Aging is complex and unique to every person. While researchers and experts in the field of aging may have decades of experience and knowledge, residents have unique and valuable firsthand experience of aging themselves.
That’s why the Ontario Centres for Research, Learning, and Innovation (CLRI) at the RIA prioritizes co-design – the inclusion of community members, specifically older adults, as equal collaborators – when developing programs and courses. Persons with lived experience bring unique and valuable insights to the conversation. They provide personal perspectives and they represent the voices, views, and experiences of older adults and care partners.
One such co-designed course is our long-term care (LTC) leadership program, which includes a course on residents’ rights – Respecting and Promoting Resident Rights in LTC. The Residents’ Bill of Rights includes 29 rights, divided into four sections. This important document ensures all people living in long-term care receive safe, consistent, and high-quality care that they are empowered to direct. However, the bill as written is basically a checklist of rights, not a road map for team members wishing to apply them in real life. That’s where co-design comes in.
“Team members saw residents’ rights as a simple, numbered list of items to check off,” said Lisa Hughes, Education Manager at the Schlegel-UW Research Institute for Aging. “Due to the demands of their work, and the specialized skills needed to provide crucial care, team members generally need to be task-oriented. But residents’ rights are everywhere in the home; they are part of every single interaction and we wanted to capture that reality in the course to better support team members and improve the resident experience.”
To kick off the co-design process, we reached out to the Ontario Association of Residents’ Councils (OARC) to get their perspective and advice. Through this partnership, three residents who live in long-term care volunteered to participate in a course review.
These residents were able to bring the rights to life, and provided specific examples of how they would like the resident rights to be promoted and respected throughout their home. Residents shared their experiences of both where they felt their rights were being respected and at times where there could be improvement. It was clear that these experiences happened throughout their home (resident room, dining room, hallway, activity room, etc.).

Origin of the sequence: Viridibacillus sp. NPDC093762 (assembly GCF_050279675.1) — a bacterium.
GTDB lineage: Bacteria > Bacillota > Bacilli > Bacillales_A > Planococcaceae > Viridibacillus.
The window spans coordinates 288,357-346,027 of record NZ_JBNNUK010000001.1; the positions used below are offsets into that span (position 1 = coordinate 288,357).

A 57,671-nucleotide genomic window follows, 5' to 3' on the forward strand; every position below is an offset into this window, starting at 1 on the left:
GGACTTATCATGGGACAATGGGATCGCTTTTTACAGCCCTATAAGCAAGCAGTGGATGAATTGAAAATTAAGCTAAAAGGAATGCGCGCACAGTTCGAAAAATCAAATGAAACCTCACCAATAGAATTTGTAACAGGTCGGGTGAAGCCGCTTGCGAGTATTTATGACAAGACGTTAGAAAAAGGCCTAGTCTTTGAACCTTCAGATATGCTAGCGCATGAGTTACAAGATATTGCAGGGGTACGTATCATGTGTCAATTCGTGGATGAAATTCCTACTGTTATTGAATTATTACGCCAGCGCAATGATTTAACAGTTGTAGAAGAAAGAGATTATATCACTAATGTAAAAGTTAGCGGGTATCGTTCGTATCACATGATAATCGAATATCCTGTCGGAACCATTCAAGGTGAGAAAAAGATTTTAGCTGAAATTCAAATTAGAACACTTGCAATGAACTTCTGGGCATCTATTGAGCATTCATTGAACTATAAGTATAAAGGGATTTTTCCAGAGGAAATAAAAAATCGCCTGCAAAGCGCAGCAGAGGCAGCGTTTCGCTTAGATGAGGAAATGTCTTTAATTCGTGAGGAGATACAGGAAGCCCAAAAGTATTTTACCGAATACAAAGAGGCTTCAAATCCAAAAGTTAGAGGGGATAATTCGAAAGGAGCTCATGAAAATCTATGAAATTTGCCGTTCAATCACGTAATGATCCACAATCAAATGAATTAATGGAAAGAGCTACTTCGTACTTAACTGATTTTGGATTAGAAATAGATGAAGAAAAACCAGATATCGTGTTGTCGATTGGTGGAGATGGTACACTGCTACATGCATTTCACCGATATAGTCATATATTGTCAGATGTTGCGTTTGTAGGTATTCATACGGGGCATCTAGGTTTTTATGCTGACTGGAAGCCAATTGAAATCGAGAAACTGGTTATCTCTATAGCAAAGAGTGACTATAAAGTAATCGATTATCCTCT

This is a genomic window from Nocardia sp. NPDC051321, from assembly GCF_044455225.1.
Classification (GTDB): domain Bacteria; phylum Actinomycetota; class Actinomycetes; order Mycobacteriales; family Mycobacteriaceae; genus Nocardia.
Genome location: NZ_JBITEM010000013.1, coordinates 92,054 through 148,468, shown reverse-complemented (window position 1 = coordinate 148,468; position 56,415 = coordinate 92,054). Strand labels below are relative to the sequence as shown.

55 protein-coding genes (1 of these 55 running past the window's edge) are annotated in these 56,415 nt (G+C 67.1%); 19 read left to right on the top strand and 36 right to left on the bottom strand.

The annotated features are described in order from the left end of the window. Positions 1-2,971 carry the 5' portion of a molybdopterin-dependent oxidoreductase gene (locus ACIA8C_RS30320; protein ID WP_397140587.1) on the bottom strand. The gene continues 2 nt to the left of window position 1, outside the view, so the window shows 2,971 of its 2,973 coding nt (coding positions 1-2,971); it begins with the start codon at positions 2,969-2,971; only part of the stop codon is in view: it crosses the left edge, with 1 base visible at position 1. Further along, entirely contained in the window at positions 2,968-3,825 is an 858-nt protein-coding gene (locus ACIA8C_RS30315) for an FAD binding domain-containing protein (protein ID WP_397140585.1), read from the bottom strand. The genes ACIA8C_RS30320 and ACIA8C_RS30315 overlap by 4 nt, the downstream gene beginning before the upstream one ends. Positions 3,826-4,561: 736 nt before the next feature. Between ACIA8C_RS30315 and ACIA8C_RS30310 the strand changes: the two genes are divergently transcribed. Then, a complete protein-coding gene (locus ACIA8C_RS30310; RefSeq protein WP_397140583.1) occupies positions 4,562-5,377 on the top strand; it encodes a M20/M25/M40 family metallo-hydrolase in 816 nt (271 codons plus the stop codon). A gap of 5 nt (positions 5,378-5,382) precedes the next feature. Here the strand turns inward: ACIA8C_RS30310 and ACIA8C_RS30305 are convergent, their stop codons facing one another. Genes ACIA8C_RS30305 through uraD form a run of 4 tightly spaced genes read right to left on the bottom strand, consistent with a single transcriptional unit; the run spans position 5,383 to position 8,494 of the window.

During the consultation, Sharon Cooke, past president of the OARC, encouraged LTC team members to put themselves in the shoes of residents and shared powerful examples from her own experiences.
“I feel very disrespected when a team member is assisting me with eating and rushing me along; it makes me feel helpless and I lose my appetite. When I hear team members complaining that they’re tired, I feel like I’m a burden to them. When I hear team members speaking [a different] language while providing my personal care, I feel invisible.”
Cooke also shared positive experiences that go a long way.
“When team members take the time to introduce themselves and wear their name tags, I feel comfortable and I feel I can develop trusting relationships. When I see team members making an effort to get to know my unique likes and dislikes, I feel grateful and appreciative. When I hear you sharing your own experiences and thoughts, I feel that I can trust you like my own family.”
Resident voices helped shape the course, as we began to look for ways to demonstrate other positive experiences. Some of the examples included: posting information in the hallway at an accessible height for someone in a wheelchair, providing a private and quiet space to pray, having fresh food and snacks available and accessible throughout the day, and allowing residents to choose where to sit during meals. In the end, the residents helped inform 28 examples of how to promote and respect each right.
This collaboration has not only improved the Respecting and Promoting Resident Rights in LTC course but has also helped bridge the gap between the way team members and residents understand and experience rights. We plan to continue engaging residents in the development of future courses, including one on resident mental health.
Co-design and the inclusion of community members with lived experience is crucial for creating programs and courses that accurately reflect the experiences and perspectives of older adults. We believe in the value of their voices and will continue to involve them in our work.
Orientation e-Learning courses were developed as part of the Ontario Centres for Learning, Research and Innovation in Long-Term Care (Ontario CLRI) and can be found at learn.clri-ltc.ca.